The events of the last one year have played out eerily similar to that of a global kangaroo court. Presiding over the spectacle is the well-meaning Government, which is inevitably surrounded by movie studios and lobbying associations hissing furiously: “Piracy is using something you didn’t pay for. How is that something that can be morally escaped from?”
For Indians however, it seems to run in our blood; much the same way cricket and religion does.
The problem with viewing piracy through moral lenses is that it blocks all avenues of thoughts concerning the subject. In countries such as India, the more positive effects of piracy are often ignored, for unfortunately, one can only be pro-piracy or anti-piracy. There is no room for middle-ground.
A personal story first— Back in the mid 1990’s, right after our economy was opened to the world, India was expected to become the next conjurer of technological breakthroughs. We had witnessed the advances in Silicon Valley, while most of our population was technologically illiterate.
No legal copies
My first computer was a Pentium Pro which had at the time, a blindingly fast 200 Mhz processor and a 4GB hard drive. Windows 95 at the time had just been released, so having a machine running it at that point was a big thing. The catch was that the copy of Windows 95 my family used was pirated. It isn’t because we couldn’t afford one, or just did it for giggles, but at that point it wasn’t sold legally in India.
A funny thing, when Windows 95 was released here, a few pixels were shaded wrong on its India map. The wrongly coloured regions being the disputed Kashmiri territory, this resulted in a prompt ban from the Indian Government. Microsoft was left to recall all 200,000 copies of the software, and before it patched the error and started distribution amongst its re-sellers, it had created a vast black market that citizens had no choice but to tap into.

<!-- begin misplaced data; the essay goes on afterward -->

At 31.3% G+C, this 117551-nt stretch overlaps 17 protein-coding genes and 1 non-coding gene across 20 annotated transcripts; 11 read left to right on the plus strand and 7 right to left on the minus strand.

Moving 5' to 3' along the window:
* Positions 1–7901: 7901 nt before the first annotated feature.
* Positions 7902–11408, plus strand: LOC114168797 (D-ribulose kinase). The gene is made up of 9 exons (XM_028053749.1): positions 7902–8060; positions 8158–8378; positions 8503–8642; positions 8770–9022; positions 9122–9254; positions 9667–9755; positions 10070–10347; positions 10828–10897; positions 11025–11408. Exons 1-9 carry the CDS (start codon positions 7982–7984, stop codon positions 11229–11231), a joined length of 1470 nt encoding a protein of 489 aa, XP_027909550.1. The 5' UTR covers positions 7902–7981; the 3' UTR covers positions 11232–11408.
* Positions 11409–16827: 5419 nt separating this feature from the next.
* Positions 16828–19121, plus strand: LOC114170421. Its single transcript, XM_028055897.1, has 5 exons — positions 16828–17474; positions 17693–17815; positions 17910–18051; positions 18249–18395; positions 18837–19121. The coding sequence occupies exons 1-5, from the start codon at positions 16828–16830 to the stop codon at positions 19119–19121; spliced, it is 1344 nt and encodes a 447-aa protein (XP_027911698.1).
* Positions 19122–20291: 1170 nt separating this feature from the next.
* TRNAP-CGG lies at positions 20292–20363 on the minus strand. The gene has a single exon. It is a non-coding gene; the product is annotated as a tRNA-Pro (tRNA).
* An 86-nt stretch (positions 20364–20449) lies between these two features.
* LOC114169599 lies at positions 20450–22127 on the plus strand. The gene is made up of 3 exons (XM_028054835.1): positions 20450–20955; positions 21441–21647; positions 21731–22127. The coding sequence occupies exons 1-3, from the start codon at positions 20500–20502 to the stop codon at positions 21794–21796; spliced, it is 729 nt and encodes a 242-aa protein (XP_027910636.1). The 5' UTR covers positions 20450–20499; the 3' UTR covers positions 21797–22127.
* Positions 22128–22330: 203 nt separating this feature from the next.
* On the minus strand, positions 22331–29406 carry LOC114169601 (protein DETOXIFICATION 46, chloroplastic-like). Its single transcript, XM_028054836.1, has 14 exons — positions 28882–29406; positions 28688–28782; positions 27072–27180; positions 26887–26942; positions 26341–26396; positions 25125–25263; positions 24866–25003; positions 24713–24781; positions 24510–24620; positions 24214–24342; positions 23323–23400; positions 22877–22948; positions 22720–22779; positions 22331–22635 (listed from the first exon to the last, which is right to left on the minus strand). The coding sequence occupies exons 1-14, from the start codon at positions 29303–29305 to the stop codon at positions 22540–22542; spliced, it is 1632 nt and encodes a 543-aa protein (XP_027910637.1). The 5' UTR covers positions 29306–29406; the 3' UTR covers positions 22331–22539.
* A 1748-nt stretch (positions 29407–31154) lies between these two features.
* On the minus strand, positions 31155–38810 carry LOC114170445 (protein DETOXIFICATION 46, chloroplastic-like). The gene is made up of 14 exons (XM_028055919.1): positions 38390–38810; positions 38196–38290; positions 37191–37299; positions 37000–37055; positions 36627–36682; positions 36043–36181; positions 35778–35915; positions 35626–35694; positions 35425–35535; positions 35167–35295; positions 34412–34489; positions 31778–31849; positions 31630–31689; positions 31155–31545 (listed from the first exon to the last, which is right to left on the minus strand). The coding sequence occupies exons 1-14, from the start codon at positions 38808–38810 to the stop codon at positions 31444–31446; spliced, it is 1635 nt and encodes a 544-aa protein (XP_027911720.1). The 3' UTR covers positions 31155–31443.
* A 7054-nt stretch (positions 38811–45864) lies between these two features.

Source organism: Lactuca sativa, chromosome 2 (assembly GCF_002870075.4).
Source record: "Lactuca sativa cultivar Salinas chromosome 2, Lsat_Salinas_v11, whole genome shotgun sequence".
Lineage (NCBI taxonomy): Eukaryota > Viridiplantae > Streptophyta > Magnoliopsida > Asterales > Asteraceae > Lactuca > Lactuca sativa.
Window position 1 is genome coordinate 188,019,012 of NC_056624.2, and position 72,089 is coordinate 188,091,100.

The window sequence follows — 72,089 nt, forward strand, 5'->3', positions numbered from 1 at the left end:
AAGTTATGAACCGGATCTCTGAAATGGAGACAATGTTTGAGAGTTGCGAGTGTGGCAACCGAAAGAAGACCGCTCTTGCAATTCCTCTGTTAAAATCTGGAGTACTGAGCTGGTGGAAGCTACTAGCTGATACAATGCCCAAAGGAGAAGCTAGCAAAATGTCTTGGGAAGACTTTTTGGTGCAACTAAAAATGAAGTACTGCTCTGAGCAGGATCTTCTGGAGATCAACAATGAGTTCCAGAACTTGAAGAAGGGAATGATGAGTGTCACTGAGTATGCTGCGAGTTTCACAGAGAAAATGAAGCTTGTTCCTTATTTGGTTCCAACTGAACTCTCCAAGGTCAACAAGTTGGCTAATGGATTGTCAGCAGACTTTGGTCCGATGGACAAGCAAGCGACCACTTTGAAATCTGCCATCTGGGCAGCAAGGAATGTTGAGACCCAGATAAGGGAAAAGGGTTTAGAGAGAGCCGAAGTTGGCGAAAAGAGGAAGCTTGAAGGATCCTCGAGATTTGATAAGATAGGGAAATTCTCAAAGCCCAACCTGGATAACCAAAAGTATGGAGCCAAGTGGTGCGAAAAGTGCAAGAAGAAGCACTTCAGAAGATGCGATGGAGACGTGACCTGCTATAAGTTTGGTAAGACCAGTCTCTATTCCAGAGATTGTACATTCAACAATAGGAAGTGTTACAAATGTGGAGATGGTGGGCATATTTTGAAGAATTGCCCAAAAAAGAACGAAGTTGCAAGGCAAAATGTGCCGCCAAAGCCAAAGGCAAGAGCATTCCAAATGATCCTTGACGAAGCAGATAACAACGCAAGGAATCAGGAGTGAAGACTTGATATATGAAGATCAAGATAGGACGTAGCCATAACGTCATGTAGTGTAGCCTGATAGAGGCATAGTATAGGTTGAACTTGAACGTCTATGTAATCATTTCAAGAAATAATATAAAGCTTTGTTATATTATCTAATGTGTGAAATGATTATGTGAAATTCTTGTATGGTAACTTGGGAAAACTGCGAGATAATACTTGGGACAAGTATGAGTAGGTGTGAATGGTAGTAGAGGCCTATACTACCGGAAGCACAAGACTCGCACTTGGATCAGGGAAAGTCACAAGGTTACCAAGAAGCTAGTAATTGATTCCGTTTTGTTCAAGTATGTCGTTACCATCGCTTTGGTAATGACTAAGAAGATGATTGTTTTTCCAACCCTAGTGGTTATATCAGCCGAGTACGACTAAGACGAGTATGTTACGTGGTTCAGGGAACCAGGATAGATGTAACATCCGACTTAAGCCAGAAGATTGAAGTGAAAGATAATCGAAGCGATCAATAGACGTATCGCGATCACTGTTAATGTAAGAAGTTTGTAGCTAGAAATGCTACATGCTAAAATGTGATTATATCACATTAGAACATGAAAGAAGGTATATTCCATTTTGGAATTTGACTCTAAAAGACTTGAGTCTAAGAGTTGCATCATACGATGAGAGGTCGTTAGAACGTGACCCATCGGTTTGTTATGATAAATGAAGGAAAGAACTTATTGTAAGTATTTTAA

Fears of piracy, harsh government regulation, and a poor authorized reseller network ensured that most software and hardware giants never properly marketed and distributed their products here in India. Indeed, Nintendo and Apple are examples of companies who are still wary of entering the country directly. Many of us learnt software, ranging from Adobe Photoshop to Java—mainly due to piracy. It is highly doubtful whether I could be the technology-writer I am today without piracy.
And what about others who could merely not afford it? What of the thousands of young boys/adults who staff the consumer electronic and personal computer shops at Nehru Place or Gaffar Market in Delhi and our own Ritchie Street here in Chennai? With an average monthly income of $200, how were they to end up working in the fields of electronics and IT, without picking up the nuances through pirated software? Piracy arguably stepped up to fill the vacancy left by a poor government education.
Indeed, in most cases, piracy benefitted major software giants. It has always been rumoured that Adobe software, especially Photoshop, was so easy to pirate to encourage adoption with a user base that might otherwise seek open-source alternatives. For the longest time, ‘cracking’ Photoshop was just a mere 1 byte change.
Why no discussion?
It is not the intention of this article, however, to claim that piracy is morally correct, or even that it is not theft. It is that by closing any meaningful opportunities to debate piracy ensures that no good about it is spoken – and worse it does not highlight the true nature of piracy.
Piracy is merely an extension of the fact that paradoxically, media’s true value cannot be ascertained until it is consumed. This holds true for all media including newspapers. With most products, consumers have quite a bit of information – in terms of objective standards of quality and craftsmanship, and the specific intention that one intends it to fulfill. Software, move and music isn’t like that however; a consumer has no idea whether a DVD is worth buying until he or she has seen it.
By allowing inexpensive rentals, or streaming subscriptions and promotions, companies can achieve the benefits of piracy, including the value of word-of-mouth marketing, without its negatives.
If companies refuse to change out-dated business models, however, it is the role of the Indian Government to recognize the benefits of piracy in an emerging economy such as ours and not bailout large movie studios and corporates. By reigning in ISPs, funding technological prevention measures and passing bills that stamp out freedom-of-speech in the name of reducing copyright violation, we are essentially subsidizing the cost of a company attempting to protect its intellectual capital.
And worse, those like actor Kamal Hassan who is attempting to provide a different distribution model is met with opposition from an industry that refuses to change.
One cannot expect taxpayers to provide locks and security systems for a GRT or Nallis or any other jewelry store. Nor would one expect citizens to cough up money to provide armed guards for shopping malls. Anti-piracy measures are a cost of doing business and should be seen as such.